Market Watch

NAND Flash Revenue to Hit Record High in 2010


Revenue to reach over $18 billion, but oversupply looms as potential danger
The global NAND flash memory business will post record revenue in 2010 thanks to increased usage in smart phones and the newly invigorated tablet category, according to market research firm iSuppli Corp.

Revenue for NAND flash memory in 2010 is projected to reach $18.7 billion, up a robust 38 percent from $13.5 billion last year, boosted in large part by surging use in consumer electronics devices like smart phones and Apple Inc.’s iPad. And with supply and demand both ramping up in the second half and well into next year, the NAND flash memory segment will continue to enjoy growth in 2011—albeit at a less torrid pace of 25 percent—to $22.5 billion, iSuppli data show.

The higher NAND revenue is reflected as well in a parallel upsurge of bit growth, soaring a mighty 71 percent to 10 billion gigabytes in 2010, with a substantial portion of the expansion due to die shrinks and production of 3-bit-per-cell TLC memory.

During the next two years, however, projections call for a mild decline in Average Selling Prices (ASP) ranging from 23 percent to 29 percent. In addition, oversupply could be a problem beyond 2011, and 2012 presents significant risk for a downturn, iSuppli warns. Given the current upbeat outlook, the industry may be goaded by over optimism to increase NAND flash production ahead of actual demand—leading to oversupply and a subsequent fall in the market.

Already, the fourth quarter is anticipated to experience some turbulence as manufacturing starts to slow in November and as demand from all segments—including the high-performing embedded NAND sector—downshifts after the holiday season.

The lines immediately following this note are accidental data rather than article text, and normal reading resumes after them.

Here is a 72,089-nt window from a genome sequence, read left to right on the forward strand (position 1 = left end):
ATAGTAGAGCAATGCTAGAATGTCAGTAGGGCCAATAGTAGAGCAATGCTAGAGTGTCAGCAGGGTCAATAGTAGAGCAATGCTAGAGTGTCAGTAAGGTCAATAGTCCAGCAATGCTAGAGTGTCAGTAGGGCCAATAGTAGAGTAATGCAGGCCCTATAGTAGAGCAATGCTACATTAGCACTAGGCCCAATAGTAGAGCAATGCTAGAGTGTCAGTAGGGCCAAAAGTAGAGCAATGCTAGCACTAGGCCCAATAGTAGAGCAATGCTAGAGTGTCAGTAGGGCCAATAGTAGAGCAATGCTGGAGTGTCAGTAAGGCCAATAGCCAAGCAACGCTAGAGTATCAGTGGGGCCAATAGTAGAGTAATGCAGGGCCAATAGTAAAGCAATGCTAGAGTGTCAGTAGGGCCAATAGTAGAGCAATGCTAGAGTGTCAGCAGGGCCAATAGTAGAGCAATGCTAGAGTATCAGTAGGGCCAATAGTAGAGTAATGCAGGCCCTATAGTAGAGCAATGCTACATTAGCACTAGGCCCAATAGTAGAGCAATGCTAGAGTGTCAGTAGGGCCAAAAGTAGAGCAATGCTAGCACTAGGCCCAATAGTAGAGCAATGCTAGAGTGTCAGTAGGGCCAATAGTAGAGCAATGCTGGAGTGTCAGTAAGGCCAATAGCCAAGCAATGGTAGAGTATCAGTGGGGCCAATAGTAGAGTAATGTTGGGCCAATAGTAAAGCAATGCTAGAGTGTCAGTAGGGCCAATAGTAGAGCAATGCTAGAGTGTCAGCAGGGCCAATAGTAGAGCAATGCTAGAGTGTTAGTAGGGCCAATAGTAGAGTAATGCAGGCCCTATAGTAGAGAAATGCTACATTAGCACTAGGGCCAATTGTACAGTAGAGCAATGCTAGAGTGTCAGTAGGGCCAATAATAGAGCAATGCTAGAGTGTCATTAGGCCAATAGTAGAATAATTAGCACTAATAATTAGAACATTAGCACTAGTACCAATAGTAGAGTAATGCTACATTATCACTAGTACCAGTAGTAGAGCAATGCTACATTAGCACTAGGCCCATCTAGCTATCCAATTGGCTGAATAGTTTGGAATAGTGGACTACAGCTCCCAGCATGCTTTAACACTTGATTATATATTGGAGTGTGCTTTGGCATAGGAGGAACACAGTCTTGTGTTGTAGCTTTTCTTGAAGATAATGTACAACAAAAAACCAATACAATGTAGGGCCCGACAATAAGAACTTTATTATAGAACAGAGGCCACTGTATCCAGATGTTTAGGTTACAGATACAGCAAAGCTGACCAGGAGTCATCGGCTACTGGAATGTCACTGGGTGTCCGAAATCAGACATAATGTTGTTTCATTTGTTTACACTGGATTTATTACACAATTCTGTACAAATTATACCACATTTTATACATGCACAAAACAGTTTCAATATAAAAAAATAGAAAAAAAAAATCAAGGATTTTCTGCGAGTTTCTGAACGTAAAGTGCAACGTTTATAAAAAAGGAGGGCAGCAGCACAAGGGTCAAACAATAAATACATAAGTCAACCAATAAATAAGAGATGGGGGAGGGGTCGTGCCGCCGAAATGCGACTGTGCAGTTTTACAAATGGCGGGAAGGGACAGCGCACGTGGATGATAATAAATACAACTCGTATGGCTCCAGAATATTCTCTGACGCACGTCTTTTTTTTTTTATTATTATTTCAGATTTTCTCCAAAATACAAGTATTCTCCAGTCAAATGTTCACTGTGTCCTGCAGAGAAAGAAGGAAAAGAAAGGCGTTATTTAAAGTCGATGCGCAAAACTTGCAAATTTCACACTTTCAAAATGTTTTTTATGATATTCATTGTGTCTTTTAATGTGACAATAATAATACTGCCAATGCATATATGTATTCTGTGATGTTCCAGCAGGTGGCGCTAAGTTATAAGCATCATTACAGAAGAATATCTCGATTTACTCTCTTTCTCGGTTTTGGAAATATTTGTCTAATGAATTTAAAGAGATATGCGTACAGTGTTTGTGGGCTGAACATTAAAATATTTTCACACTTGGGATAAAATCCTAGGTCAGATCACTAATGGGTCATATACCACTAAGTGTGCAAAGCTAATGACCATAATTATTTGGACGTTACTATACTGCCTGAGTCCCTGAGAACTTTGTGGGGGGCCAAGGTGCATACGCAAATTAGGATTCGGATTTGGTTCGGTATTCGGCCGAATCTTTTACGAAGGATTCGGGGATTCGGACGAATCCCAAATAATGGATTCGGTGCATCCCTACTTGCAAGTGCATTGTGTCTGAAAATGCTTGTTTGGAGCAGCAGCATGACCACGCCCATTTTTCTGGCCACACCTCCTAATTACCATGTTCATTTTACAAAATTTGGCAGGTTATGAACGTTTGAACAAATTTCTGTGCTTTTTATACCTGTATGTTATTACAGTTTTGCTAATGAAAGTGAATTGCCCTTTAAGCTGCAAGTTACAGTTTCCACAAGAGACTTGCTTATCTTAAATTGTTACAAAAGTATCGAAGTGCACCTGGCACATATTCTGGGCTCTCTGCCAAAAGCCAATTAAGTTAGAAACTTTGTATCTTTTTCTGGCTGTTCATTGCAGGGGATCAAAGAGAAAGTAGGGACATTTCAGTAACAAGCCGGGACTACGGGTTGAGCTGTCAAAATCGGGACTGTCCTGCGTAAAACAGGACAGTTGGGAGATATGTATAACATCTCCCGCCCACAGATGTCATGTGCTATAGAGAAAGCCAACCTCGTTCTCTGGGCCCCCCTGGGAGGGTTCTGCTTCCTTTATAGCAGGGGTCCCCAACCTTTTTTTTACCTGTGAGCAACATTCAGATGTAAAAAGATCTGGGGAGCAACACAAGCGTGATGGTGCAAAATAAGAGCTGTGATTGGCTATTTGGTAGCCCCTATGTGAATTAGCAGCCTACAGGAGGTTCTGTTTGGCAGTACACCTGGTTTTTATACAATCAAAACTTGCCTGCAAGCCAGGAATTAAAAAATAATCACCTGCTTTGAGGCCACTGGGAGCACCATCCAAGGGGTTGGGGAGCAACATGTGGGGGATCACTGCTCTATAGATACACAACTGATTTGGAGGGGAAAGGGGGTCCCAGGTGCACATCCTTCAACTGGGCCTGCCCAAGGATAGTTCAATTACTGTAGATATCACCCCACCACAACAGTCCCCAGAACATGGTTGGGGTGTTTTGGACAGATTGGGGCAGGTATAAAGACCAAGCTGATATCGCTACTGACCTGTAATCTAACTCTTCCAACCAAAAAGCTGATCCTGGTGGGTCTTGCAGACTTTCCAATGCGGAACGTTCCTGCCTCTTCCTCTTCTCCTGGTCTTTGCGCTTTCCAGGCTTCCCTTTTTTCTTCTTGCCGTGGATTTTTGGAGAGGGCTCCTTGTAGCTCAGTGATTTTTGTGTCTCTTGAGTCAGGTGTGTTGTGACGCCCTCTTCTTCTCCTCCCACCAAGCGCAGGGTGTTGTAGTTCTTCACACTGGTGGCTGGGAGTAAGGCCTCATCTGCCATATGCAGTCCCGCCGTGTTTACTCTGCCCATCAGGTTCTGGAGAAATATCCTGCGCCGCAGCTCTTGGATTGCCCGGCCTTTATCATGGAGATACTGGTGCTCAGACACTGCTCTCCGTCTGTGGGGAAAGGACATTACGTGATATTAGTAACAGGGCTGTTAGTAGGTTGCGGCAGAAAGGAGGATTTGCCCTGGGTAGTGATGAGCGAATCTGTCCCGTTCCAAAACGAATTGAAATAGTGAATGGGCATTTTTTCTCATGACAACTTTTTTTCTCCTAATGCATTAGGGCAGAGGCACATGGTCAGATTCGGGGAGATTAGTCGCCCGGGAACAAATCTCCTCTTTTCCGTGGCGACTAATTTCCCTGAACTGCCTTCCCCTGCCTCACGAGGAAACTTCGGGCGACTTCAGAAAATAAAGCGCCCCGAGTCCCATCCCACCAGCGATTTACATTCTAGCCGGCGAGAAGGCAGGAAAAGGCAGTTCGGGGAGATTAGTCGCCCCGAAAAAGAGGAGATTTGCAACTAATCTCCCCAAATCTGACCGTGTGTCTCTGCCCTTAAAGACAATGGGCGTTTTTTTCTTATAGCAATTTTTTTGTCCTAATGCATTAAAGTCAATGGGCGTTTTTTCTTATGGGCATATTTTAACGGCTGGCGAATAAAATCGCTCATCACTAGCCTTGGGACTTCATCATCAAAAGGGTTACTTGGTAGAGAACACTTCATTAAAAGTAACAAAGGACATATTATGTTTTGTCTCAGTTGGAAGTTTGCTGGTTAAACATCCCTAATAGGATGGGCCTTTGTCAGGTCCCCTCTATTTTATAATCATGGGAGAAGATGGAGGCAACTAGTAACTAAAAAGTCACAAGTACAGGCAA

Overall, NAND flash revenue will dip slightly in 2012, pick up the year after, and then retreat once more in 2014.

 NAND Flash Forecast

Also adding to concerns of potential oversupply is the expected rise in capital expenditure among suppliers— again borne by the industry’s optimism—to a record $1.6 billion by 2011, iSuppli data show.

With planned fabs from Samsung Electronics, Toshiba Corp. and the Intel-Micron joint venture of IMFT adding another 70 percent increase in production next year, the risk of oversupply is high. Unless suppliers prudently  manage production mix according to demand, iSuppli cautions, the additional capacity coming online next year will send the market into a tailspin.

Tablets Present New Growth Opportunity, but Suppliers Must be Prudent
Among consumer electronic devices, tablets represent the newest growth sector for NAND flash, in addition to the memory product’s continued healthy application and usage in smart phones.

The mad rush for NAND flash in tablets echoes a similar trend in netbooks two years ago, but is occurring on a larger scale, iSuppli believes, given the high average densities used in tablets. According to projections, consumption of NAND flash in tablet devices will soar to 1.7 billion gigabytes in 2011, up from 428 million gigabytes in 2010.

Collectively, the iPad will have the highest average NAND flash density of any tablet device, anticipated to reach 52.5GB in 2012. Apple’s expected dominance in the tablet market for some time to come—together with the more than 30 tablet devices to become available in the fourth quarter from major brands—portends a continuing boon for NAND memory.

Nonetheless, iSuppli warns that suppliers will need to walk a fine line as the industry moves to 2x-nanometer and more advanced semiconductor manufacturing processes by the end of the year.

Along with the rise in capacity spending from manufacturers and an expected increase in output from new fabs, suppliers must balance the twin demands of reducing production costs as well as growing the supply of NAND flash in the market.

Should seasonal demand in the second half of the year—and beyond—not shape up to expectations, oversupply and other expenditures could sink an otherwise resilient market and push NAND memory toward a downturn.

Read More > NAND Shifts Focus to 2xnm Technology to Meet Rising Demand